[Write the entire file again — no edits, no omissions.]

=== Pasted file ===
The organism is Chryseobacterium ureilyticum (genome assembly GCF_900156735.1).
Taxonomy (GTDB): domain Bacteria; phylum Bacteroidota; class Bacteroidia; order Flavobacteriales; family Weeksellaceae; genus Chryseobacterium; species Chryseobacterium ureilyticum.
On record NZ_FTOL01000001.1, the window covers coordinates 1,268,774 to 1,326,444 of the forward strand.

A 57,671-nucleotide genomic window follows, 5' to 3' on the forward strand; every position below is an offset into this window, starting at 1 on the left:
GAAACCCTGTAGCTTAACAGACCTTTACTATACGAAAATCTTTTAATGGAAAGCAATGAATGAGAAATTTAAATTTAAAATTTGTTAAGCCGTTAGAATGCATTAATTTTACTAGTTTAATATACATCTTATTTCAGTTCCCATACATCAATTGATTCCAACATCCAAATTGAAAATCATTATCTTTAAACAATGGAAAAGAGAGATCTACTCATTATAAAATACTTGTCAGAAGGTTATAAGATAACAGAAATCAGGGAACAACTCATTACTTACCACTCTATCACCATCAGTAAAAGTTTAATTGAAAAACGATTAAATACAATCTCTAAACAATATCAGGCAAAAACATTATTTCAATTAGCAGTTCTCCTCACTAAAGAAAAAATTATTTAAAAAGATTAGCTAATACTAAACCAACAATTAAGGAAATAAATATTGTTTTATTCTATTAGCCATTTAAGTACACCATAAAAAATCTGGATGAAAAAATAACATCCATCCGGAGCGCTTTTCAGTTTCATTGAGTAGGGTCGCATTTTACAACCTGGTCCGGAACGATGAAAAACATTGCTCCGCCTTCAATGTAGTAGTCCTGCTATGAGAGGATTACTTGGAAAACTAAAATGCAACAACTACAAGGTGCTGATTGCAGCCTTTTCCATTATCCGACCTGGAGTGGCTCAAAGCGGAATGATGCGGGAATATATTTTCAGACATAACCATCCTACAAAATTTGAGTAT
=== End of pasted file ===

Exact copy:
The organism is Chryseobacterium ureilyticum (genome assembly GCF_900156735.1).
Taxonomy (GTDB): domain Bacteria; phylum Bacteroidota; class Bacteroidia; order Flavobacteriales; family Weeksellaceae; genus Chryseobacterium; species Chryseobacterium ureilyticum.
On record NZ_FTOL01000001.1, the window covers coordinates 1,268,774 to 1,326,444 of the forward strand.

A 57,671-nucleotide genomic window follows, 5' to 3' on the forward strand; every position below is an offset into this window, starting at 1 on the left:
GAAACCCTGTAGCTTAACAGACCTTTACTATACGAAAATCTTTTAATGGAAAGCAATGAATGAGAAATTTAAATTTAAAATTTGTTAAGCCGTTAGAATGCATTAATTTTACTAGTTTAATATACATCTTATTTCAGTTCCCATACATCAATTGATTCCAACATCCAAATTGAAAATCATTATCTTTAAACAATGGAAAAGAGAGATCTACTCATTATAAAATACTTGTCAGAAGGTTATAAGATAACAGAAATCAGGGAACAACTCATTACTTACCACTCTATCACCATCAGTAAAAGTTTAATTGAAAAACGATTAAATACAATCTCTAAACAATATCAGGCAAAAACATTATTTCAATTAGCAGTTCTCCTCACTAAAGAAAAAATTATTTAAAAAGATTAGCTAATACTAAACCAACAATTAAGGAAATAAATATTGTTTTATTCTATTAGCCATTTAAGTACACCATAAAAAATCTGGATGAAAAAATAACATCCATCCGGAGCGCTTTTCAGTTTCATTGAGTAGGGTCGCATTTTACAACCTGGTCCGGAACGATGAAAAACATTGCTCCGCCTTCAATGTAGTAGTCCTGCTATGAGAGGATTACTTGGAAAACTAAAATGCAACAACTACAAGGTGCTGATTGCAGCCTTTTCCATTATCCGACCTGGAGTGGCTCAAAGCGGAATGATGCGGGAATATATTTTCAGACATAACCATCCTACAAAATTTGAGTAT